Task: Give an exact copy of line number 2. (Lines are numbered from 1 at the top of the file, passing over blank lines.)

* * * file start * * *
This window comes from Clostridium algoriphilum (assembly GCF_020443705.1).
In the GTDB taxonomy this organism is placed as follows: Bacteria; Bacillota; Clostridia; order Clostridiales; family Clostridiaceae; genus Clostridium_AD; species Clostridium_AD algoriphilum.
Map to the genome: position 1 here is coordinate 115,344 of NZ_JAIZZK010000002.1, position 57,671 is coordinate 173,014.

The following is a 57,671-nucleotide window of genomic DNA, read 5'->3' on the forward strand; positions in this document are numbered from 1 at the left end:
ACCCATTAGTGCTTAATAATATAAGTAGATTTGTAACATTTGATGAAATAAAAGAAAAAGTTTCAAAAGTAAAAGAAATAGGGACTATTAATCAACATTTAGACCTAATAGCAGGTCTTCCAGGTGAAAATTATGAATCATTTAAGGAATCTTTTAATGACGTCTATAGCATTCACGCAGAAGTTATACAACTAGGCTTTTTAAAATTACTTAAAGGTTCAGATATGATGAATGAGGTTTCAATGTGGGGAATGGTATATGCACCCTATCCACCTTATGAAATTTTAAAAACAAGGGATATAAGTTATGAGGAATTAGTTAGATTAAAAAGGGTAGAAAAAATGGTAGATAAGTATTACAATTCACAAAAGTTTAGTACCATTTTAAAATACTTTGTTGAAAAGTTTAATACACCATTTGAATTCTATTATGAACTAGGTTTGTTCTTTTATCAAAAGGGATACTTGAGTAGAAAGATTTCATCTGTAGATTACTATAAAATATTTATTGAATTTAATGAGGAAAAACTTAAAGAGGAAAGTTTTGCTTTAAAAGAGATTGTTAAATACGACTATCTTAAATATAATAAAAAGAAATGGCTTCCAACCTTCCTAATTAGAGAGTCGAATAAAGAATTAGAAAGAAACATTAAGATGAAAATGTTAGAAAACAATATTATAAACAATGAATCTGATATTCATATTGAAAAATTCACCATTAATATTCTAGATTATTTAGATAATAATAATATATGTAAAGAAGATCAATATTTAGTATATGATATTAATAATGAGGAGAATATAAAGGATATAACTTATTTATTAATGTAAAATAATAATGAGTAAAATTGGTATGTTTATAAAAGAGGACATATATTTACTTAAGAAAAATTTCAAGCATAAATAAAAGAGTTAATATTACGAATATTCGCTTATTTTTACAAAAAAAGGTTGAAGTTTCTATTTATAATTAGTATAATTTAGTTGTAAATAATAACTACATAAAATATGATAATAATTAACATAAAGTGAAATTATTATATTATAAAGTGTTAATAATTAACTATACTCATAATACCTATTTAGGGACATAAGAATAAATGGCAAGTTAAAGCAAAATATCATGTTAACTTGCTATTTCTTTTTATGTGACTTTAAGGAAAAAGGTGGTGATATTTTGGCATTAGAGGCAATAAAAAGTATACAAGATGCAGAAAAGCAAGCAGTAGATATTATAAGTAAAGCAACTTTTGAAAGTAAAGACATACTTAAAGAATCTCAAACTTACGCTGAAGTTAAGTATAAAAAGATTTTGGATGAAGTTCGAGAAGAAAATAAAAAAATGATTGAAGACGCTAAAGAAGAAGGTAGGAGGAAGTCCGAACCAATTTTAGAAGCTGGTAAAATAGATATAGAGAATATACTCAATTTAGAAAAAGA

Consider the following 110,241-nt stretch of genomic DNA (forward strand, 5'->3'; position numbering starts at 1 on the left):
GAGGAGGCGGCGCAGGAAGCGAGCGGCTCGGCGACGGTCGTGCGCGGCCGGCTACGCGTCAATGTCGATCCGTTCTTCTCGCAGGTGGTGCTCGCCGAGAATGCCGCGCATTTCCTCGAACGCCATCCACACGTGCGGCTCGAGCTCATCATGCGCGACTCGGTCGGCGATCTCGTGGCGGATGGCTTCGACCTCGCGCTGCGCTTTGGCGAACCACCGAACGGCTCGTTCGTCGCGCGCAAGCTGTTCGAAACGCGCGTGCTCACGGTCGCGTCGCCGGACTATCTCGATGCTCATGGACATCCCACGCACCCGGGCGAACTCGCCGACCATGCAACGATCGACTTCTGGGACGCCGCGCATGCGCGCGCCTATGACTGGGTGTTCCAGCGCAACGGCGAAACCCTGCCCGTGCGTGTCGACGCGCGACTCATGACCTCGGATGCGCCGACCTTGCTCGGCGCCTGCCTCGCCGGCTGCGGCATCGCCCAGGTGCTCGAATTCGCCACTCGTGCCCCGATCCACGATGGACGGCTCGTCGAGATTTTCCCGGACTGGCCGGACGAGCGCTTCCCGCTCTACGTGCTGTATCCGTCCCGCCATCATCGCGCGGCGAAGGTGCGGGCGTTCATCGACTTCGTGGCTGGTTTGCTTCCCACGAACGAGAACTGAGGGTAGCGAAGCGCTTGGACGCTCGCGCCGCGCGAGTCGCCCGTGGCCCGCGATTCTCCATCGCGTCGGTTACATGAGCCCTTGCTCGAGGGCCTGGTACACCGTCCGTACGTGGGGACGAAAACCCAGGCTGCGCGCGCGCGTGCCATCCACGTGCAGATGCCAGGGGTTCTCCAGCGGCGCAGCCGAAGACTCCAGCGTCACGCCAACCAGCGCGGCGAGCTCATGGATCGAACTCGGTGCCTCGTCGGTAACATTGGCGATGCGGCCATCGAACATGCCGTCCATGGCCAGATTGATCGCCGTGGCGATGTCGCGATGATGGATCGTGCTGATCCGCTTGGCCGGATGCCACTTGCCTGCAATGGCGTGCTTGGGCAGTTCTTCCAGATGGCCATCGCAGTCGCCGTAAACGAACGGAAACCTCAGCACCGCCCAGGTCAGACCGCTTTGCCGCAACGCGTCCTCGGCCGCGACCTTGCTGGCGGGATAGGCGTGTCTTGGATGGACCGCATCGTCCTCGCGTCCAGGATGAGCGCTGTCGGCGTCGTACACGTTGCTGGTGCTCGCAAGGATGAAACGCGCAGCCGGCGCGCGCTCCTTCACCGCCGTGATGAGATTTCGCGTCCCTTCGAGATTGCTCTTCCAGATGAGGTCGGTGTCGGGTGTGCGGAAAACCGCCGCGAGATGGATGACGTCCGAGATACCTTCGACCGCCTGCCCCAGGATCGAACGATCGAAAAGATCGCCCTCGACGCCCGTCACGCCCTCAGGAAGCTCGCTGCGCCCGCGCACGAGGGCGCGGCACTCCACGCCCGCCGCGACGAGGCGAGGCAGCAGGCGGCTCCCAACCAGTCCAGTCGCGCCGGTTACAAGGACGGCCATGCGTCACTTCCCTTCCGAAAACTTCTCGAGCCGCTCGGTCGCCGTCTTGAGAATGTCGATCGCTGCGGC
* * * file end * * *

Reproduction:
In the GTDB taxonomy this organism is placed as follows: Bacteria; Bacillota; Clostridia; order Clostridiales; family Clostridiaceae; genus Clostridium_AD; species Clostridium_AD algoriphilum.